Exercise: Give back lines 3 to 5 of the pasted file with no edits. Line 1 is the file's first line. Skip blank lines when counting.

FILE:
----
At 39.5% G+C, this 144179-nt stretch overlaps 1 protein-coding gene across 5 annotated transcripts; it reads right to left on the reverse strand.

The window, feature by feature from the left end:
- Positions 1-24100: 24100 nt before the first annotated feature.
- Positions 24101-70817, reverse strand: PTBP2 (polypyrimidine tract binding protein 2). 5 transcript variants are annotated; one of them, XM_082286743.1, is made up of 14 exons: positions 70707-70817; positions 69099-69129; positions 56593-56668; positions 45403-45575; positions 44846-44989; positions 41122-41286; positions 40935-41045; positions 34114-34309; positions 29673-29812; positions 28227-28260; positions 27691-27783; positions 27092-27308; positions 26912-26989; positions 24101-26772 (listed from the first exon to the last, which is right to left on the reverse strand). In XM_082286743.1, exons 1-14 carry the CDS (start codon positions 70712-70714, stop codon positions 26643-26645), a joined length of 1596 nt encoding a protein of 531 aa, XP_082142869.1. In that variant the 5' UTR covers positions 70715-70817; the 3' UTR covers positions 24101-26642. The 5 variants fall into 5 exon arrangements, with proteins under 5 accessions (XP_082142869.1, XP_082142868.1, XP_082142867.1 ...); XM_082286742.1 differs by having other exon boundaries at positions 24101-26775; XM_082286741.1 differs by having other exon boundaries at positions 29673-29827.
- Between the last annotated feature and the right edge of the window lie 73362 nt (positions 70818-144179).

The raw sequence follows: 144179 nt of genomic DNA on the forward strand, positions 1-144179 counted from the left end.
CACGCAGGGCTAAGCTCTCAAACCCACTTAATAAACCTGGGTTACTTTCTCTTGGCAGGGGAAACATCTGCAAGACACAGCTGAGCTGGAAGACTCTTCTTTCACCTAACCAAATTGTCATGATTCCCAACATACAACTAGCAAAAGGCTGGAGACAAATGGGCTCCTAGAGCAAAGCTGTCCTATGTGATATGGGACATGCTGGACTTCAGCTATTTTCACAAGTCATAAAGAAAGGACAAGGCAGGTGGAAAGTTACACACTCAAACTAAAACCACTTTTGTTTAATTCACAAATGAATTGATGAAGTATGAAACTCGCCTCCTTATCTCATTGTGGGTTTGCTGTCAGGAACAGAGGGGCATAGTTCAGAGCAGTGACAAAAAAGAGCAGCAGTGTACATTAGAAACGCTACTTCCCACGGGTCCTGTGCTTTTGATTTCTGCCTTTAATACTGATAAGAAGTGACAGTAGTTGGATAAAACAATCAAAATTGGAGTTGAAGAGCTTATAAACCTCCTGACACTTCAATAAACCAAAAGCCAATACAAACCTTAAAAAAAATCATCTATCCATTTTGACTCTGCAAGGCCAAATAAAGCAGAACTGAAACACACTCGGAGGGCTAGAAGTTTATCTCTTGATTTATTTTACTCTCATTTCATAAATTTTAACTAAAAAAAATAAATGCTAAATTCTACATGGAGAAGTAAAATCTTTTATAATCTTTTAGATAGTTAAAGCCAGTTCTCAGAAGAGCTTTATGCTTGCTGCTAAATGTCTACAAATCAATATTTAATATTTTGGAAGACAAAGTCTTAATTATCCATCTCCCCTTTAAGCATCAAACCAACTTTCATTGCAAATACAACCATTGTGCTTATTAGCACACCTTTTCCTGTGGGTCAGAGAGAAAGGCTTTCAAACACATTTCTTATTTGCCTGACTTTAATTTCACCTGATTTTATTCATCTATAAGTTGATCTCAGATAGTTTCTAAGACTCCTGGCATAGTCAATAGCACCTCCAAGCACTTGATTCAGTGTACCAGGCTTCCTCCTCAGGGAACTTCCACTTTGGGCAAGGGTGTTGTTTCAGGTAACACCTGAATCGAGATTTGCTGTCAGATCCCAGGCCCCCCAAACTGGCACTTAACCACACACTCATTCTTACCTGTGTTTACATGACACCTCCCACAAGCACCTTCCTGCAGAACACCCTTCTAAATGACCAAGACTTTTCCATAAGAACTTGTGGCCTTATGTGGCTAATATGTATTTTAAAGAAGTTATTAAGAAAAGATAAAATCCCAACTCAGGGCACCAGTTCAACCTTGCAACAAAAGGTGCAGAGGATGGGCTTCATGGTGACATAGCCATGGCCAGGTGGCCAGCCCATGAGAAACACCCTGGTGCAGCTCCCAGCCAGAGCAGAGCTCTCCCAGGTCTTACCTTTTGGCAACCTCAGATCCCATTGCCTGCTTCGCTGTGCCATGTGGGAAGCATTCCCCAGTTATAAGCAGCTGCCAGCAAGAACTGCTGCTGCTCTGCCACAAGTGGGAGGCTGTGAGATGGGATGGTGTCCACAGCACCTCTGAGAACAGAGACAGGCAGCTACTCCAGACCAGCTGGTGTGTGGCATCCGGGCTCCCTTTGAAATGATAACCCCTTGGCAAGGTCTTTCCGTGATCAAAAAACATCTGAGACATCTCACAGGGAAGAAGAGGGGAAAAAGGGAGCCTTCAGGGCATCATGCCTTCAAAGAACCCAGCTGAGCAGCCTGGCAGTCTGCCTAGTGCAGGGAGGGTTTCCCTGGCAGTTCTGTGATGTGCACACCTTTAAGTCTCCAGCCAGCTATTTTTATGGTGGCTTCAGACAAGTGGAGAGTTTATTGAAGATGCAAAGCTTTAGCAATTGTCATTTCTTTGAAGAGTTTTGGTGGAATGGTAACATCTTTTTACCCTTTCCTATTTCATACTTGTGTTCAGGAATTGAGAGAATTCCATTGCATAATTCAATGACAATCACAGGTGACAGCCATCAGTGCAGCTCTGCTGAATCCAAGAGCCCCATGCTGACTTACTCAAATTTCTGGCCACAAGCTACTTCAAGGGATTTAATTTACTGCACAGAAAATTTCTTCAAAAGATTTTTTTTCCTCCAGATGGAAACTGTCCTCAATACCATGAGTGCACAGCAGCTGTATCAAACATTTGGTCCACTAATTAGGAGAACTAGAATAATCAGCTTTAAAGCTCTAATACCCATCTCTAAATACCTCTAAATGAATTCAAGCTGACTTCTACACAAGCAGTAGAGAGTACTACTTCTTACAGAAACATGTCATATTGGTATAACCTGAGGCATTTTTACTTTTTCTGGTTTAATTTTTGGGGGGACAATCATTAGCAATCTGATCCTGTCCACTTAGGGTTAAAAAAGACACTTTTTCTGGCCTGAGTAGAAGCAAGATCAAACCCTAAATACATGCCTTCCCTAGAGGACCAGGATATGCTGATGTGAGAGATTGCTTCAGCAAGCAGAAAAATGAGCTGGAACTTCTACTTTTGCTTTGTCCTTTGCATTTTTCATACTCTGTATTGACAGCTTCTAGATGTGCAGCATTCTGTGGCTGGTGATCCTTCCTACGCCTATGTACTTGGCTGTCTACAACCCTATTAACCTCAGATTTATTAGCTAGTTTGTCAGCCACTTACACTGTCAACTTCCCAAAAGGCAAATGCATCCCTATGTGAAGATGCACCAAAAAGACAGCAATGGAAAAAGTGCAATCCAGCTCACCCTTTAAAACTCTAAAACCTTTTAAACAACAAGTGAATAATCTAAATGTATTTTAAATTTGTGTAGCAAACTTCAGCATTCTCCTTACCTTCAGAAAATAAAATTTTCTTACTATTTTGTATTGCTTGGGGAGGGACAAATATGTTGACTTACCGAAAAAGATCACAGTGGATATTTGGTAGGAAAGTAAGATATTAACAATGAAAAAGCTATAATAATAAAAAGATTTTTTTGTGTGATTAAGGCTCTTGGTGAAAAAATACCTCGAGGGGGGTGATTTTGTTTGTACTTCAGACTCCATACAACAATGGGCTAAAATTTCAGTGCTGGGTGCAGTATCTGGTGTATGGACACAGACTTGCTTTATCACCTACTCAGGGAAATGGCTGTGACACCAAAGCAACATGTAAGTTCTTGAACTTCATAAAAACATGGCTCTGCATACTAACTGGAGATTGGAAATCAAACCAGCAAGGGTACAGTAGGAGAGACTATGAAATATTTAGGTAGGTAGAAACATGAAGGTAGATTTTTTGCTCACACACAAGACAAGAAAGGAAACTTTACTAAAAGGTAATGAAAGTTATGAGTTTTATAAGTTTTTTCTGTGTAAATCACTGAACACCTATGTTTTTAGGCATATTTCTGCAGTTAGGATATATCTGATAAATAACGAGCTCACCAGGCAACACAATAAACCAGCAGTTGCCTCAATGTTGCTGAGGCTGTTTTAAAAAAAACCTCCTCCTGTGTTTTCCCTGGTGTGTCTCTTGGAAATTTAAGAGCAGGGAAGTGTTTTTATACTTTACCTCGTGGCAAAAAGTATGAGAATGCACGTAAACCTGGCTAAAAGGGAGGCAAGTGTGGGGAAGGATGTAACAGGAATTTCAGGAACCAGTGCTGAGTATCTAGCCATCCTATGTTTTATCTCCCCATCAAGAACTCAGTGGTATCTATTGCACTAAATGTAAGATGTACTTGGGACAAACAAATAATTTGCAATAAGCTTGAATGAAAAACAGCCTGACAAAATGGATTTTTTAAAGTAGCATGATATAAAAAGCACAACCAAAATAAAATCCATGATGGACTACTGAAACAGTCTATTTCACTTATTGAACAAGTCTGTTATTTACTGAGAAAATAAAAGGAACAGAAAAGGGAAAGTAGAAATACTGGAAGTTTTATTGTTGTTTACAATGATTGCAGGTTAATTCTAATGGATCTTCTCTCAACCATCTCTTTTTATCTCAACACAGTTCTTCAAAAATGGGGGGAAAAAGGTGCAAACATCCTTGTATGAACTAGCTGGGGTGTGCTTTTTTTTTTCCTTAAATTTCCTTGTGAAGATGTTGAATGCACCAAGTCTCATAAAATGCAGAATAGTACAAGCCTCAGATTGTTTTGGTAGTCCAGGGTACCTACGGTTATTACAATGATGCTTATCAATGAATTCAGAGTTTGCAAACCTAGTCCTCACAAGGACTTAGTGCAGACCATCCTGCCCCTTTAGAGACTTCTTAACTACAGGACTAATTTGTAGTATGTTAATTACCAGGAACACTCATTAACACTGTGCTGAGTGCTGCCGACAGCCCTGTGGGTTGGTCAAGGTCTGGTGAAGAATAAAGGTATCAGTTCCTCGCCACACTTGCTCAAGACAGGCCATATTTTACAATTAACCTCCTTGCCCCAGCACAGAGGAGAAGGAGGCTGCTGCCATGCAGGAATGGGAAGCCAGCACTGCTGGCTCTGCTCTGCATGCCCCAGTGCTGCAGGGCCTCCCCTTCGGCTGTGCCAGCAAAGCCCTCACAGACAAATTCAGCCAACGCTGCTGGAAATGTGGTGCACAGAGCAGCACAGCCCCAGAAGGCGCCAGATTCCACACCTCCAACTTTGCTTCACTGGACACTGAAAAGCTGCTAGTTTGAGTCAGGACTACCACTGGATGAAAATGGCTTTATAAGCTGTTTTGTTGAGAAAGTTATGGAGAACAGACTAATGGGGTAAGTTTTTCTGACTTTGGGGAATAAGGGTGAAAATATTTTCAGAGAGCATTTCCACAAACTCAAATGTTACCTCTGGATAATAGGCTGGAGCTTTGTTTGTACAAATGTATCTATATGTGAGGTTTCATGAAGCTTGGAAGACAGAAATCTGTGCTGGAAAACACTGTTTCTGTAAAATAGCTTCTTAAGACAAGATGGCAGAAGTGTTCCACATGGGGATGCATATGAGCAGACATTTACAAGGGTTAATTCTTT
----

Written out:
- Positions 1-24100: 24100 nt before the first annotated feature.
- Positions 24101-70817, reverse strand: PTBP2 (polypyrimidine tract binding protein 2). 5 transcript variants are annotated; one of them, XM_082286743.1, is made up of 14 exons: positions 70707-70817; positions 69099-69129; positions 56593-56668; positions 45403-45575; positions 44846-44989; positions 41122-41286; positions 40935-41045; positions 34114-34309; positions 29673-29812; positions 28227-28260; positions 27691-27783; positions 27092-27308; positions 26912-26989; positions 24101-26772 (listed from the first exon to the last, which is right to left on the reverse strand). In XM_082286743.1, exons 1-14 carry the CDS (start codon positions 70712-70714, stop codon positions 26643-26645), a joined length of 1596 nt encoding a protein of 531 aa, XP_082142869.1. In that variant the 5' UTR covers positions 70715-70817; the 3' UTR covers positions 24101-26642. The 5 variants fall into 5 exon arrangements, with proteins under 5 accessions (XP_082142869.1, XP_082142868.1, XP_082142867.1 ...); XM_082286742.1 differs by having other exon boundaries at positions 24101-26775; XM_082286741.1 differs by having other exon boundaries at positions 29673-29827.
- Between the last annotated feature and the right edge of the window lie 73362 nt (positions 70818-144179).